Yesterday afternoon, my phone rang. This is not so unusual. What is unusual is the fast-talking spiel I got from a gentleman claiming that his company was working with the EPA to test the water in New York City—and when could they come by and test mine?
Readers, maybe you’d have been immediately suspicious. I was immediately annoyed, but not mistrustful. When I worked at Good Housekeeping, we once had to cold call hundreds of people in various cities to ask them if we could test their water for an investigative piece we were doing. So actually, I was vaguely sympathetic for this guy who (I assumed) had a legitimate purpose and was probably enduring the abuse of a telemarketer. (Future Me looks back and says, Hahahahaha.)
Hey, if the EPA needs to test some water, I’m their gal. But when I asked him how I could verify his business venture, he just rattled off a lengthy schtick riddled with science-speak. I don’t want to drink arsenic any more than the next person, but something seemed off.
Then the conversation got odd.
Him: Can you give us your address so we can verify that what we have is correct?
Me: Well, what do you have as my address? (See? I’m not totally stupid.)
Him: (Pause) Um, West 45th Street?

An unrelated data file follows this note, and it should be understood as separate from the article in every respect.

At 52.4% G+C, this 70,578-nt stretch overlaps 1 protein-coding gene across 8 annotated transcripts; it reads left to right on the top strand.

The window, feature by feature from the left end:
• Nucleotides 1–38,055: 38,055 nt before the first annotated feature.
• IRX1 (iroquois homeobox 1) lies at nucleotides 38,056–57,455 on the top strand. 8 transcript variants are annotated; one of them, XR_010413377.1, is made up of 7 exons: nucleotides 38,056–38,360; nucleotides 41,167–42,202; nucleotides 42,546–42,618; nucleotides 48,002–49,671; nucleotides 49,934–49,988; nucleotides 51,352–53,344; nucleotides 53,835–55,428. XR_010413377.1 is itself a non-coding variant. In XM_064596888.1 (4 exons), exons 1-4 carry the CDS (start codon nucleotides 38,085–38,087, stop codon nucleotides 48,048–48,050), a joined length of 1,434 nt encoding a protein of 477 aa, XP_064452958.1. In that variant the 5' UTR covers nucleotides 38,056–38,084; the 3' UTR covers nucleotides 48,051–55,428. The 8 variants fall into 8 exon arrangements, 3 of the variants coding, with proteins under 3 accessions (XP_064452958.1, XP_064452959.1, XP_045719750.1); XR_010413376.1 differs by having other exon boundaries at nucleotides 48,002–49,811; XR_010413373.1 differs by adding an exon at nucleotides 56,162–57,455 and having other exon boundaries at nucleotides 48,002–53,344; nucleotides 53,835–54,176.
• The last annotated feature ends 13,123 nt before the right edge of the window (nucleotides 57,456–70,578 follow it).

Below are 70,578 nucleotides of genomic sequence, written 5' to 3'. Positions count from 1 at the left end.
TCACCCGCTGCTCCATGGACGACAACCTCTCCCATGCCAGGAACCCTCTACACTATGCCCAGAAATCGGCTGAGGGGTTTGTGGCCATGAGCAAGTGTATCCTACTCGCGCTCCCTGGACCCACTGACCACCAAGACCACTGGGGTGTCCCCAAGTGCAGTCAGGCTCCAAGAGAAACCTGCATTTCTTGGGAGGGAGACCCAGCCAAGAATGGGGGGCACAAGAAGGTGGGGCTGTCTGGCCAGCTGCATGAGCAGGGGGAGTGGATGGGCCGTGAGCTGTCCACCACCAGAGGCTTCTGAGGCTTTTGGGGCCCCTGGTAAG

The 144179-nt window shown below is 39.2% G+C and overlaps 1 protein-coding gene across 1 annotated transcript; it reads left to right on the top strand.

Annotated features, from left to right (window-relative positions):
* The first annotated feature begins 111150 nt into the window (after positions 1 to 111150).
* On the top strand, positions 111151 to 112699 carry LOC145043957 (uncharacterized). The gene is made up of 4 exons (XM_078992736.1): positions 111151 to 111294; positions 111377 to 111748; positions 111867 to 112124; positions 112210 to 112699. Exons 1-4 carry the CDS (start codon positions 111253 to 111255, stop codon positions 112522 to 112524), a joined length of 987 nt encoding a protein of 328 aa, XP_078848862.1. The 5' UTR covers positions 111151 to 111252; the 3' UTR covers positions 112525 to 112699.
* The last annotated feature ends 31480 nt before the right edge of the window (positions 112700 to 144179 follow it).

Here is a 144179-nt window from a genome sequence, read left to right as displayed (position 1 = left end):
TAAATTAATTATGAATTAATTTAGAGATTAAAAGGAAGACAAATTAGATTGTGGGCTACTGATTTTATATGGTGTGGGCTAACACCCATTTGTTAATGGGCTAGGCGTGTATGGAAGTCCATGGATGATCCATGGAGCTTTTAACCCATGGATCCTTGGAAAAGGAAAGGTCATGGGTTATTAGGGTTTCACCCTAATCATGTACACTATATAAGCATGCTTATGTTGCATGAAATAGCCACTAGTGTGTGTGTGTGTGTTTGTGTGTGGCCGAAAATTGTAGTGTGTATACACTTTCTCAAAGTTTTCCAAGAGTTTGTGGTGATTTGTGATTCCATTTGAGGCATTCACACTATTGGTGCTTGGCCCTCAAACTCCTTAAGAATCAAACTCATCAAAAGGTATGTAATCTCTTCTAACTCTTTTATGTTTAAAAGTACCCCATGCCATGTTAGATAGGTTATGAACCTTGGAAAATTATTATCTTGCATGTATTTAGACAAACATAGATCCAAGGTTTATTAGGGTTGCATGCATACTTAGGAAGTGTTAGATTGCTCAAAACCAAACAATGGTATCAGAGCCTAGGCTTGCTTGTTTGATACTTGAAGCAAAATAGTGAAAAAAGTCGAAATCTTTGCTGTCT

Me: Sorry, no. That’s not where I live. Or have ever lived.
Him: Are you in zip code 10036?
Me: Not so much.
Him: Are you between 15th and 60th Streets?
Me: No sir.
Him: Let me just check with my manager to see if we’re testing other areas in the city. May I call you back?
I didn’t expect to hear from him again, but of course I did, because after I hung up the phone I Googled the name of the company: Aqualife. A company that makes water filtration systems. (Ohhhhhh.) And then I found this from RipoffReport.com.
Aqualife came to my house to provide a free water test. Of course, the result of the quality of the water showed that I should have died 65 years ago.
I could survive this water, but I couldn’t survive the pressure from the sales person who was working with me. He promised me everything that you can possibly imagine a water purifier to do. Best of all, the price was incredibly low – only $200.00 at the point of the test and a little bit more for the filters after delivery and installation.
…Guess what? After I made my payment of $200.00 the price for the additional filter turned out to be another $1,600.00
That was from Michael in Brooklyn, New York. (I fixed a couple of typos, Michael.)
But wait. That’s not all. There was also this: Reverse Osmosis Water Filtration System – Worst Homeowner’s Nightmare.
Then there’s the consumer who created an entire blog for the sole purpose of complaining about the company. It used to be located at aqualifeinc.blogspot.com, and it used to say, “AquaLife is a Scam.” That blog no longer exists (but a cached page in Google lasts forever).
Suffice it to say, I let Aqualife’s callback go to voicemail. No, Vinny, I will not be ringing you to schedule a quick in-home test. It just goes to show that you have to trust your gut. (Which was telling me that the EPA does not go door-to-door testing water.) And, of course, a little Internet research never hurts.
How are your scam-sleuthing skills?